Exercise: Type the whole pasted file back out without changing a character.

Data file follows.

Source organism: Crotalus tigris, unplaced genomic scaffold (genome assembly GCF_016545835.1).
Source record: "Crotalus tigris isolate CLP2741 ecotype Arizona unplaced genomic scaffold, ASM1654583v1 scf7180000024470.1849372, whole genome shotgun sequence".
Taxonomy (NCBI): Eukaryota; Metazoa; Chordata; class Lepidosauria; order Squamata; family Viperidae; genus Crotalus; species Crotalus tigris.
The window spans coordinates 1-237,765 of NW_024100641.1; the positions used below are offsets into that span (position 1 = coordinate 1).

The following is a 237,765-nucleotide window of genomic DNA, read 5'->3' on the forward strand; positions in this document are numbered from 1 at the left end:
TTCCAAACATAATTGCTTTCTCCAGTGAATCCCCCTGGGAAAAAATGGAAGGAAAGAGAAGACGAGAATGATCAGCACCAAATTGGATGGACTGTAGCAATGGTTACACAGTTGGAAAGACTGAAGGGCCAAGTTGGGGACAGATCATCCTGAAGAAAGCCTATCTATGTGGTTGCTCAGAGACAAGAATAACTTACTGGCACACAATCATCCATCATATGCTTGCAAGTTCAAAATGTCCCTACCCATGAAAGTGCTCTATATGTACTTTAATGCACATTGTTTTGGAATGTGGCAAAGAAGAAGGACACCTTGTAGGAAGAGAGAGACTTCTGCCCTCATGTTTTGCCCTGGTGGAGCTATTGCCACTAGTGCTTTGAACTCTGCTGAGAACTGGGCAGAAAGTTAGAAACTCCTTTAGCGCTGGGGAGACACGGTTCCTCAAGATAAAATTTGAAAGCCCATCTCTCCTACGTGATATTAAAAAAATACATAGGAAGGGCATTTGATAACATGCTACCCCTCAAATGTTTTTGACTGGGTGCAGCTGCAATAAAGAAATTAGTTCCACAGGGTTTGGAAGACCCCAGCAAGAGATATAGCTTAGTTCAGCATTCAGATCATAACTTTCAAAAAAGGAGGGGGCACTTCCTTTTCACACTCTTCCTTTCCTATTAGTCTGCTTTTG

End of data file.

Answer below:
Source organism: Crotalus tigris, unplaced genomic scaffold (genome assembly GCF_016545835.1).
Source record: "Crotalus tigris isolate CLP2741 ecotype Arizona unplaced genomic scaffold, ASM1654583v1 scf7180000024470.1849372, whole genome shotgun sequence".
Taxonomy (NCBI): Eukaryota; Metazoa; Chordata; class Lepidosauria; order Squamata; family Viperidae; genus Crotalus; species Crotalus tigris.
The window spans coordinates 1-237,765 of NW_024100641.1; the positions used below are offsets into that span (position 1 = coordinate 1).

The following is a 237,765-nucleotide window of genomic DNA, read 5'->3' on the forward strand; positions in this document are numbered from 1 at the left end:
TTCCAAACATAATTGCTTTCTCCAGTGAATCCCCCTGGGAAAAAATGGAAGGAAAGAGAAGACGAGAATGATCAGCACCAAATTGGATGGACTGTAGCAATGGTTACACAGTTGGAAAGACTGAAGGGCCAAGTTGGGGACAGATCATCCTGAAGAAAGCCTATCTATGTGGTTGCTCAGAGACAAGAATAACTTACTGGCACACAATCATCCATCATATGCTTGCAAGTTCAAAATGTCCCTACCCATGAAAGTGCTCTATATGTACTTTAATGCACATTGTTTTGGAATGTGGCAAAGAAGAAGGACACCTTGTAGGAAGAGAGAGACTTCTGCCCTCATGTTTTGCCCTGGTGGAGCTATTGCCACTAGTGCTTTGAACTCTGCTGAGAACTGGGCAGAAAGTTAGAAACTCCTTTAGCGCTGGGGAGACACGGTTCCTCAAGATAAAATTTGAAAGCCCATCTCTCCTACGTGATATTAAAAAAATACATAGGAAGGGCATTTGATAACATGCTACCCCTCAAATGTTTTTGACTGGGTGCAGCTGCAATAAAGAAATTAGTTCCACAGGGTTTGGAAGACCCCAGCAAGAGATATAGCTTAGTTCAGCATTCAGATCATAACTTTCAAAAAAGGAGGGGGCACTTCCTTTTCACACTCTTCCTTTCCTATTAGTCTGCTTTTG